Something that I have never seen here is schools of silky sharks attacking the trolled teasers and biting them off before we have a chance to pull them in. I am sure that the fishing will pick up during my next 6 days of marlin fly fishing. The weather is awesome, the Casa Iguana Mar y Sol is a great hotel, and the seafood here is great. Stay tuned for more fly fishing for striped marlin reports from the Galapagos in the near future. I do love my job and I wish that you were here with me!
Greetings from San Cristobal, Galapagos:
I am here fly fishing for striped marlin with my friend George Maybee from Denver, Colorado, aboard the vessel Blue with Captain Braden Escobar in calm seas with lots of sunshine. This will be a short report as the internet service is slow and it is hard to get on line. We fished all day yesterday on Rosa Blanca bank and only raised 4 marlin, and only one got close enough to cast too. George cast a pink CS Fly to that hot striped marlin and the fish looked at it once before swimming away so we wound up with 4 raised marlin with no bites.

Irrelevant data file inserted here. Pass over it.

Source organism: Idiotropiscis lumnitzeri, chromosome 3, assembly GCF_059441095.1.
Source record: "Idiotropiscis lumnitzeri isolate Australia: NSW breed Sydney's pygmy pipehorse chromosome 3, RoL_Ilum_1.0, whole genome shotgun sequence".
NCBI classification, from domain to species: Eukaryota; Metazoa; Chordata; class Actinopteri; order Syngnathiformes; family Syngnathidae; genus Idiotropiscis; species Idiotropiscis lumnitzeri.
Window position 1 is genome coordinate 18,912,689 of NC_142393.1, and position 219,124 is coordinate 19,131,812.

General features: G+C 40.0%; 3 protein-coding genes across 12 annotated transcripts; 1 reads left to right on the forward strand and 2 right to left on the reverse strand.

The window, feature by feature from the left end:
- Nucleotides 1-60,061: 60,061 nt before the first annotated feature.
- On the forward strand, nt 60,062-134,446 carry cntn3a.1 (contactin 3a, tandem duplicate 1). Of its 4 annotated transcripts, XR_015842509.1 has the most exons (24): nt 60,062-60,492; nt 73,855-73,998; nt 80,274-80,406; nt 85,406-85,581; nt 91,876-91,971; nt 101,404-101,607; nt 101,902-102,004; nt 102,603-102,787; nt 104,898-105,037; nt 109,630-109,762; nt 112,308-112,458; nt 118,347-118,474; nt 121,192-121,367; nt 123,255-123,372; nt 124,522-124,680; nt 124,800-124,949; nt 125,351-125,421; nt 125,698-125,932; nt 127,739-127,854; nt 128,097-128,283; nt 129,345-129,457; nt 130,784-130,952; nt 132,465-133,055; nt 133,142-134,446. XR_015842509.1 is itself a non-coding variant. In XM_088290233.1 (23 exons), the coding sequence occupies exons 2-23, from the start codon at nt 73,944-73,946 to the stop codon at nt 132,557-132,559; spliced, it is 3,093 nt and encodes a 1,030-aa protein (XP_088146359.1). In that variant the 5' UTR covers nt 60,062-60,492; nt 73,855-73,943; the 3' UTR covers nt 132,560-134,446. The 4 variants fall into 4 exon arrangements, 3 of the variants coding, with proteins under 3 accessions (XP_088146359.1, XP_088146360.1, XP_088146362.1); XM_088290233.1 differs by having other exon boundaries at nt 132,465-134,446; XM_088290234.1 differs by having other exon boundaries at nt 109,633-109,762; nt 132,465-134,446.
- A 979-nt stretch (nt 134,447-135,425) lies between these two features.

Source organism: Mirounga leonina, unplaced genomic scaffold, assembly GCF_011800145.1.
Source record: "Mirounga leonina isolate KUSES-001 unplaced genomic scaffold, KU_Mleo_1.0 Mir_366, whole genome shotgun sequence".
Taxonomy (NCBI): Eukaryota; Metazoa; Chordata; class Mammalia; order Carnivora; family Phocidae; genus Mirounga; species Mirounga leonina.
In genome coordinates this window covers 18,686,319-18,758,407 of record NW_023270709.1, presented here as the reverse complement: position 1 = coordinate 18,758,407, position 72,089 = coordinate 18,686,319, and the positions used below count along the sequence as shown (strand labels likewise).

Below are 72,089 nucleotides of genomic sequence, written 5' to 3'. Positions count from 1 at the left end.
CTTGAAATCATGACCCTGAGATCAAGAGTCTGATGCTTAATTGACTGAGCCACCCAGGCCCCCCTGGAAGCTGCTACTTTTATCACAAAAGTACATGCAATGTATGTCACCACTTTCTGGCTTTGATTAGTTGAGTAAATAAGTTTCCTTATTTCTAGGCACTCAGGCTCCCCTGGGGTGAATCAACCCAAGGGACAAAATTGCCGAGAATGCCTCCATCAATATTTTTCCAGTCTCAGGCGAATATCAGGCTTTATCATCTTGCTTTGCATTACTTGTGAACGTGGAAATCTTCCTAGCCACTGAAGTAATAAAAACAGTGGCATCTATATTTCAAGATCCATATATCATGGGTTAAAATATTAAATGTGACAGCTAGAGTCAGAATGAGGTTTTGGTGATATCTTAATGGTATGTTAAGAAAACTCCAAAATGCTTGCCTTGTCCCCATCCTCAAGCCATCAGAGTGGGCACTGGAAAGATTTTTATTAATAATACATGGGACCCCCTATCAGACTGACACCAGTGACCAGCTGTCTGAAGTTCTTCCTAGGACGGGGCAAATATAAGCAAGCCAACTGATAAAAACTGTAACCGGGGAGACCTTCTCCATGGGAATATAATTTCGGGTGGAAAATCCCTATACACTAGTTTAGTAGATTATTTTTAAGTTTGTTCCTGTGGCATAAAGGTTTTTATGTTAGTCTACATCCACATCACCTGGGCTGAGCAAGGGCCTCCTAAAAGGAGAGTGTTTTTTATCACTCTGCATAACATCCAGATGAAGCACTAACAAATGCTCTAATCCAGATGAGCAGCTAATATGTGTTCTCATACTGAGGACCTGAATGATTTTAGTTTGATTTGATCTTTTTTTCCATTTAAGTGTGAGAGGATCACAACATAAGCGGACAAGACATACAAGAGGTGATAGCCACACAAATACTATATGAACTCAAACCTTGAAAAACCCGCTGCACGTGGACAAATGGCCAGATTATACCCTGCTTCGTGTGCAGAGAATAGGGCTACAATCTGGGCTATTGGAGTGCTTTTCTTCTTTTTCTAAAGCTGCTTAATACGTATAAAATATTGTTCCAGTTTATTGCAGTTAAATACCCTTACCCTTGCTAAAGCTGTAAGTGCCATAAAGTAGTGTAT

Today April 6 at 9:31 AM while fishing or Rosa Blanco Bank we raised a red hot striped marlin estimated at about 150 pounds. George cast a Pink and White CS tube fly using my TFO BW HD fly rod and my Mako #9700 reel to this red hot teased in marlin. The fish leaped on the fly and immediately ran off 150 yards of backing while jumping 6 times, then it turned left and gray hounded away leaping 3 more times. As Captain Braden turned the "Blue" to follow the marlin, it swam directly under the boat and tried to get the line tangled on the propellers. Braden shut down the engines and tilted them both up and the line came out the other side and the fish jumped several more times. After fighting this fish for 10 minutes the marlin jumped again and fell backwards on the line and broke the frayed 20-pound class tippet, and then he was gone.
Later in the day the sky became overcast and the seas became choppy, we did raise one more marlin, which would not tease in to get a cast too. After two days the score for George and me is 0 caught for 1 bite. We are having lots of fun and expect to catch a bunch tomorrow, more reports to follow, I love my job, wish you were here.
Jake Jordan’s Fishing Adventures
Captain Jake Jordan
P.O. Box 309
Havelock, NC 28532
Phone: (252) 444-3308